Paper cited: Brastianos et al. “Exome sequencing identifies BRAF mutations in papillary craniopharyngiomas.” Nature Genetics doi:10.1038/ng.2868
A fruit fly model of a rare, neurodegenerative disease is helping researchers trace the series of steps that lead to neuronal cell death. Damage to astrocytes – star-shaped cells found in the brain and spinal cord – is found in many neurodegenerative conditions, but it’s been unclear exactly what role astrocyte dysfunction plays in the development of disease.
Researchers have developed a genetic model that is yielding new insights into what happens when astrocytes go awry. The research team developed a fruit fly model of Alexander disease, a neurodegenerative disease that primarily affects astrocytes, and was able to narrow in on the molecular signals leading to neuronal cell death, identifying nitric oxide (NO) as a critical mediator. The team verified their results in a mouse model and also found evidence of activation of the same pathway in samples from patients with Alexander disease. Their results have been published in Nature Communications.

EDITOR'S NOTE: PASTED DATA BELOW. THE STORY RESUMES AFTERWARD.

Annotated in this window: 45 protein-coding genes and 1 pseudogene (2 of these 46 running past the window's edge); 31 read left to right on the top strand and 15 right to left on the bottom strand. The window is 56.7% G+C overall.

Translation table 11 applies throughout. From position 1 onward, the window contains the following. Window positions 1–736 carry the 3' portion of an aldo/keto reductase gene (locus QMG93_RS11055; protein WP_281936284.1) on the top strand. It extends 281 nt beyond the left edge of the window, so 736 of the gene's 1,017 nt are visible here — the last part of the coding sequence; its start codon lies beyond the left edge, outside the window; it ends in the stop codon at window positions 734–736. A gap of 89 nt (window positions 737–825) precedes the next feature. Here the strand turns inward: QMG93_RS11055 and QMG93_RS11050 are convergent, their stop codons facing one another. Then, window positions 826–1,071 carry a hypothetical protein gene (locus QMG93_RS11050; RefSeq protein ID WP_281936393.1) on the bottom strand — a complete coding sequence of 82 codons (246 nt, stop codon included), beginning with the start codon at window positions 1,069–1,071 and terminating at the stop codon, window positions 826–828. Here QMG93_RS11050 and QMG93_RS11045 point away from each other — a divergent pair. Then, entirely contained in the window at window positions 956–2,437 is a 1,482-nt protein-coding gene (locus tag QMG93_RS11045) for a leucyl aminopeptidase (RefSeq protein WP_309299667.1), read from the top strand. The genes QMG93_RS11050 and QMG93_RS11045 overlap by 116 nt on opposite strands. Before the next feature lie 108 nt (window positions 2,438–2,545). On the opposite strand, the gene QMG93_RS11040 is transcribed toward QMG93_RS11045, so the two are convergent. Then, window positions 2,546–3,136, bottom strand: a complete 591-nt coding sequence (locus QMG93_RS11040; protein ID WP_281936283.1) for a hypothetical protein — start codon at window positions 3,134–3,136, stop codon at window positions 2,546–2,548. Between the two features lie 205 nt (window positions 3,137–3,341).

“We’re excited to be contributing to a growing area of study of how astrocytes contribute to neurodegeneration, and to have uncovered a role for NO as a neuronal cell death signaling molecule,” said corresponding author Mel B. Feany, MD, PhD, a senior pathologist in the Department of Pathology. “Our findings define a potential mechanism for neuronal cell death in Alexander disease and possibly other neurodegenerative diseases with astrocyte dysfunction.”